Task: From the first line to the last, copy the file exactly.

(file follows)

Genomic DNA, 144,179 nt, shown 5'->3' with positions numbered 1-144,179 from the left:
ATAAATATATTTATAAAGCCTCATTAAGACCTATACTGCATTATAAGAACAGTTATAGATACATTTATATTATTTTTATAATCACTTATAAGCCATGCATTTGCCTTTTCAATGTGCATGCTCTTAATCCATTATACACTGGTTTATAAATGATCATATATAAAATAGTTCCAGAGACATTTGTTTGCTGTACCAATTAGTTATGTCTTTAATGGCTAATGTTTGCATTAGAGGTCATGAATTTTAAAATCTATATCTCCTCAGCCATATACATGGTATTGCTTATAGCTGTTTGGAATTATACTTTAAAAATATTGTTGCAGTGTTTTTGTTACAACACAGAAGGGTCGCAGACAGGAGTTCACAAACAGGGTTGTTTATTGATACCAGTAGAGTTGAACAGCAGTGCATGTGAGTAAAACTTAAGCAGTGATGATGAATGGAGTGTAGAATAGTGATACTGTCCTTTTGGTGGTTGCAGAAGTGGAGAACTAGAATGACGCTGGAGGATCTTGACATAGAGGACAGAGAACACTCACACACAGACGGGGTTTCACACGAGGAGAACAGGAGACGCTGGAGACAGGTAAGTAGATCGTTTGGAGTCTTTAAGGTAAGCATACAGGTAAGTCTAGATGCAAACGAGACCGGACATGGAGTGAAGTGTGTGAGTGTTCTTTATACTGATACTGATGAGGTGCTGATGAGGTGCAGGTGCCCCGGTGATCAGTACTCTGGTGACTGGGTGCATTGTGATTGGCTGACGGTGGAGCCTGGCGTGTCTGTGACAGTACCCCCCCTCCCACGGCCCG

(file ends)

Genomic DNA, 144,179 nt, shown 5'->3' with positions numbered 1-144,179 from the left:
ATAAATATATTTATAAAGCCTCATTAAGACCTATACTGCATTATAAGAACAGTTATAGATACATTTATATTATTTTTATAATCACTTATAAGCCATGCATTTGCCTTTTCAATGTGCATGCTCTTAATCCATTATACACTGGTTTATAAATGATCATATATAAAATAGTTCCAGAGACATTTGTTTGCTGTACCAATTAGTTATGTCTTTAATGGCTAATGTTTGCATTAGAGGTCATGAATTTTAAAATCTATATCTCCTCAGCCATATACATGGTATTGCTTATAGCTGTTTGGAATTATACTTTAAAAATATTGTTGCAGTGTTTTTGTTACAACACAGAAGGGTCGCAGACAGGAGTTCACAAACAGGGTTGTTTATTGATACCAGTAGAGTTGAACAGCAGTGCATGTGAGTAAAACTTAAGCAGTGATGATGAATGGAGTGTAGAATAGTGATACTGTCCTTTTGGTGGTTGCAGAAGTGGAGAACTAGAATGACGCTGGAGGATCTTGACATAGAGGACAGAGAACACTCACACACAGACGGGGTTTCACACGAGGAGAACAGGAGACGCTGGAGACAGGTAAGTAGATCGTTTGGAGTCTTTAAGGTAAGCATACAGGTAAGTCTAGATGCAAACGAGACCGGACATGGAGTGAAGTGTGTGAGTGTTCTTTATACTGATACTGATGAGGTGCTGATGAGGTGCAGGTGCCCCGGTGATCAGTACTCTGGTGACTGGGTGCATTGTGATTGGCTGACGGTGGAGCCTGGCGTGTCTGTGACAGTACCCCCCCTCCCACGGCCCG